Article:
Yarmouth could get its millions back

Millions of pounds of council taxpayers' cash - currently frozen in Icelandic Banks - could start flowing into Norfolk councils' coffers within weeks, it has emerged.

Millions of pounds of council taxpayers' cash - currently frozen in Icelandic Banks - could start flowing into Norfolk councils' coffers within weeks, it has emerged.

Norfolk County Council and two local authorities invested more than �40m in Icelandic banks which crashed earlier this year.

Norfolk County Council, Breckland Council and Yarmouth Council, along with other local authorities across the country, invested millions in various accounts hoping it would reap hefty returns but now remains frozen since the collapse, which sent shock waves through the financial world, in October last year.

But councils were generally optimistic the missing millions would come back although the exact timescale was unknown.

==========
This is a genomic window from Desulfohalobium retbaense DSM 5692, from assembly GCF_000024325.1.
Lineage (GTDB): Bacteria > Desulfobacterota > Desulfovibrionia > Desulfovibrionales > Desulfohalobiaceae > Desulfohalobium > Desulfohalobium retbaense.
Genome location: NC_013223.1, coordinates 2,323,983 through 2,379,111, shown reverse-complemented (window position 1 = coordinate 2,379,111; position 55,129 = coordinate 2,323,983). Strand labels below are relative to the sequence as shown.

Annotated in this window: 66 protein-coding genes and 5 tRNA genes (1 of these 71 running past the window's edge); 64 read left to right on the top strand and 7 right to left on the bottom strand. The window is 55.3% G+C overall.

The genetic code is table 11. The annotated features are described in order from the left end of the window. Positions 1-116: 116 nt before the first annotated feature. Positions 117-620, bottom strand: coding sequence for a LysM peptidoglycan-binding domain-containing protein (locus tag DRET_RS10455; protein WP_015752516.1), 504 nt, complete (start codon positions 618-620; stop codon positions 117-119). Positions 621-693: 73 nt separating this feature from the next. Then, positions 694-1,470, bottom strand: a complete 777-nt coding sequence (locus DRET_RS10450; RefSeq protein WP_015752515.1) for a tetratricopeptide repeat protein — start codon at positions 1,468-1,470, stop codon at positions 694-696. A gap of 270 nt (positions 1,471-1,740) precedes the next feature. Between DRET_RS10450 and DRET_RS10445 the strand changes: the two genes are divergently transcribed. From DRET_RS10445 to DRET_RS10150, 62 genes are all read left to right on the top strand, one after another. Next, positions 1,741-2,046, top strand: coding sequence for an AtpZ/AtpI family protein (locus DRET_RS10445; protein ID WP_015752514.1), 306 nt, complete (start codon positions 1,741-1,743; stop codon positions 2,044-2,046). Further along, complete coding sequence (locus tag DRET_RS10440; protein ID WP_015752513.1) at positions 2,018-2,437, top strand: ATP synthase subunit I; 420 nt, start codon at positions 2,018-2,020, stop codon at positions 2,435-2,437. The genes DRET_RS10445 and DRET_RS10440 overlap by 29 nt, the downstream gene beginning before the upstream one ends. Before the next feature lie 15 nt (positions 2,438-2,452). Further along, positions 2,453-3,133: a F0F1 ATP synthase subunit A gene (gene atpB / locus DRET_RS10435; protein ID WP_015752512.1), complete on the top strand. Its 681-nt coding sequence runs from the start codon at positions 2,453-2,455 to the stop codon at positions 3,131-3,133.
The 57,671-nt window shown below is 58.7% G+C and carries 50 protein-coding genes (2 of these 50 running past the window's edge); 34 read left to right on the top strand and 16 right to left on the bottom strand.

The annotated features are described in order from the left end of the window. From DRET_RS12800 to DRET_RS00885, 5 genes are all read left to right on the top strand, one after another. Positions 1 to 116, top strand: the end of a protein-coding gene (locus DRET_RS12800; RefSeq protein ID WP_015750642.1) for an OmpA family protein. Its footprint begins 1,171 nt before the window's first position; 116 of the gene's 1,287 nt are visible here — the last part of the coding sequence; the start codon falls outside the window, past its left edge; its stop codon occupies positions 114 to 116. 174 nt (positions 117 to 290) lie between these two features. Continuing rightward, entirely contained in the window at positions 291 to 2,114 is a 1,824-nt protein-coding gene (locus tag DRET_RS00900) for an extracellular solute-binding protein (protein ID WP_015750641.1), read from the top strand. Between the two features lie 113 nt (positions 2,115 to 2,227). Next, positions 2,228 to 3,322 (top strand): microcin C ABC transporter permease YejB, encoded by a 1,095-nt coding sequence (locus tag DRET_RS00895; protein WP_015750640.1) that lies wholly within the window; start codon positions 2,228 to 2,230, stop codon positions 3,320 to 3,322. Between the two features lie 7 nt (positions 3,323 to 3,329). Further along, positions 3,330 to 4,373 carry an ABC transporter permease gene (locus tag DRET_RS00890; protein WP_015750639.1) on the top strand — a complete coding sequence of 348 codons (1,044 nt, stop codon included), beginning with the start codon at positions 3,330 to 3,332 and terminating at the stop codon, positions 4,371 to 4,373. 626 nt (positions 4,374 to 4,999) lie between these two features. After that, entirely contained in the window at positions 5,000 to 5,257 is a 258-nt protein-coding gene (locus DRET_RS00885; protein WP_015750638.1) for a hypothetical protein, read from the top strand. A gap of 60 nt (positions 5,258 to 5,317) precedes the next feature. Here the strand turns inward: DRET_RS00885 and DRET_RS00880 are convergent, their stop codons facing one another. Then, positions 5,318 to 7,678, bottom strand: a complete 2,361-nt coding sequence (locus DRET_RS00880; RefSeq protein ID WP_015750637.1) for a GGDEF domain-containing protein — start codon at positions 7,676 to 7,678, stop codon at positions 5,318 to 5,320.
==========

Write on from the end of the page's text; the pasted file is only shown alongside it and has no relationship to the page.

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Yarmouth Council is optimistic that it will see 70 to 80pc of its missing �2m back - with 15pc coming back in August this year. It is anticipated there will then be 15pc annual repayments.

The authority has been working with the LGA because it is their best opportunity to see as much cash returned as possible.

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The authority's Head of Financial Services, Seb Duncan, told the EDP that the missing cash has had no impact on council tax charge or capital projects.

Mr Duncan said the Icelandic Bank's collapse could not have been foreseen but it was confident that it would get as much cash back as it could. “We would like to see it all come back but a lot depends on what happens in the world economy and that is beyond my remit,” he said.

Norfolk county council says it is “cautiously optimistic” that it will be able to recover the majority of the �32.5 million the authority had deposited in Iceland. “We're continuing to work with the Local Government Association and Treasury to achieve this and are waiting updates from the banks' administrators regarding exact numbers,” said a spokesman.

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